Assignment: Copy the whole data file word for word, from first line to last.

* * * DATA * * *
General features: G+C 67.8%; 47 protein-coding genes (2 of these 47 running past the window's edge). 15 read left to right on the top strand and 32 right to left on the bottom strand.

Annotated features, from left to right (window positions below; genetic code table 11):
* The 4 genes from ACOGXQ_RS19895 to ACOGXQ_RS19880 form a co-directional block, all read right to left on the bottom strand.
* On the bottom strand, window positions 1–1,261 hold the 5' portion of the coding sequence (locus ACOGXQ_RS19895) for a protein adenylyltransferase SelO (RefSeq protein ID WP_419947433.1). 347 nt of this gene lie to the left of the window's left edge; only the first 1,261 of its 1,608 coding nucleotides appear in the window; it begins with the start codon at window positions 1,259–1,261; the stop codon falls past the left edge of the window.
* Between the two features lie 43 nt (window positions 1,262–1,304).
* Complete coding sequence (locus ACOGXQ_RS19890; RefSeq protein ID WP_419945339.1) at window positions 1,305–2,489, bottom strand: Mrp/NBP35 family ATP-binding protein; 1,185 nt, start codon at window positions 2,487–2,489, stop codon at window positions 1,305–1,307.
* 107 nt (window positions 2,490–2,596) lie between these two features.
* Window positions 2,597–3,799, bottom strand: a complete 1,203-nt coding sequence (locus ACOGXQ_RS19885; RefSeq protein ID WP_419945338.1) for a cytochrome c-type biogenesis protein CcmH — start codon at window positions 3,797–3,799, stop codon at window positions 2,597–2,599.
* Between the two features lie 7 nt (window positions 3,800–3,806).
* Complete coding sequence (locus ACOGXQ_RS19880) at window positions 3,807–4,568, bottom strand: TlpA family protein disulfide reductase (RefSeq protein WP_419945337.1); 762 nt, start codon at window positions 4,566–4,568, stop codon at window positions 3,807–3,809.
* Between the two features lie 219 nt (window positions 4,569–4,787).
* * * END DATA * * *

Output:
General features: G+C 67.8%; 47 protein-coding genes (2 of these 47 running past the window's edge). 15 read left to right on the top strand and 32 right to left on the bottom strand.

Annotated features, from left to right (window positions below; genetic code table 11):
* The 4 genes from ACOGXQ_RS19895 to ACOGXQ_RS19880 form a co-directional block, all read right to left on the bottom strand.
* On the bottom strand, window positions 1–1,261 hold the 5' portion of the coding sequence (locus ACOGXQ_RS19895) for a protein adenylyltransferase SelO (RefSeq protein ID WP_419947433.1). 347 nt of this gene lie to the left of the window's left edge; only the first 1,261 of its 1,608 coding nucleotides appear in the window; it begins with the start codon at window positions 1,259–1,261; the stop codon falls past the left edge of the window.
* Between the two features lie 43 nt (window positions 1,262–1,304).
* Complete coding sequence (locus ACOGXQ_RS19890; RefSeq protein ID WP_419945339.1) at window positions 1,305–2,489, bottom strand: Mrp/NBP35 family ATP-binding protein; 1,185 nt, start codon at window positions 2,487–2,489, stop codon at window positions 1,305–1,307.
* 107 nt (window positions 2,490–2,596) lie between these two features.
* Window positions 2,597–3,799, bottom strand: a complete 1,203-nt coding sequence (locus ACOGXQ_RS19885; RefSeq protein ID WP_419945338.1) for a cytochrome c-type biogenesis protein CcmH — start codon at window positions 3,797–3,799, stop codon at window positions 2,597–2,599.
* Between the two features lie 7 nt (window positions 3,800–3,806).
* Complete coding sequence (locus ACOGXQ_RS19880) at window positions 3,807–4,568, bottom strand: TlpA family protein disulfide reductase (RefSeq protein WP_419945337.1); 762 nt, start codon at window positions 4,566–4,568, stop codon at window positions 3,807–3,809.
* Between the two features lie 219 nt (window positions 4,569–4,787).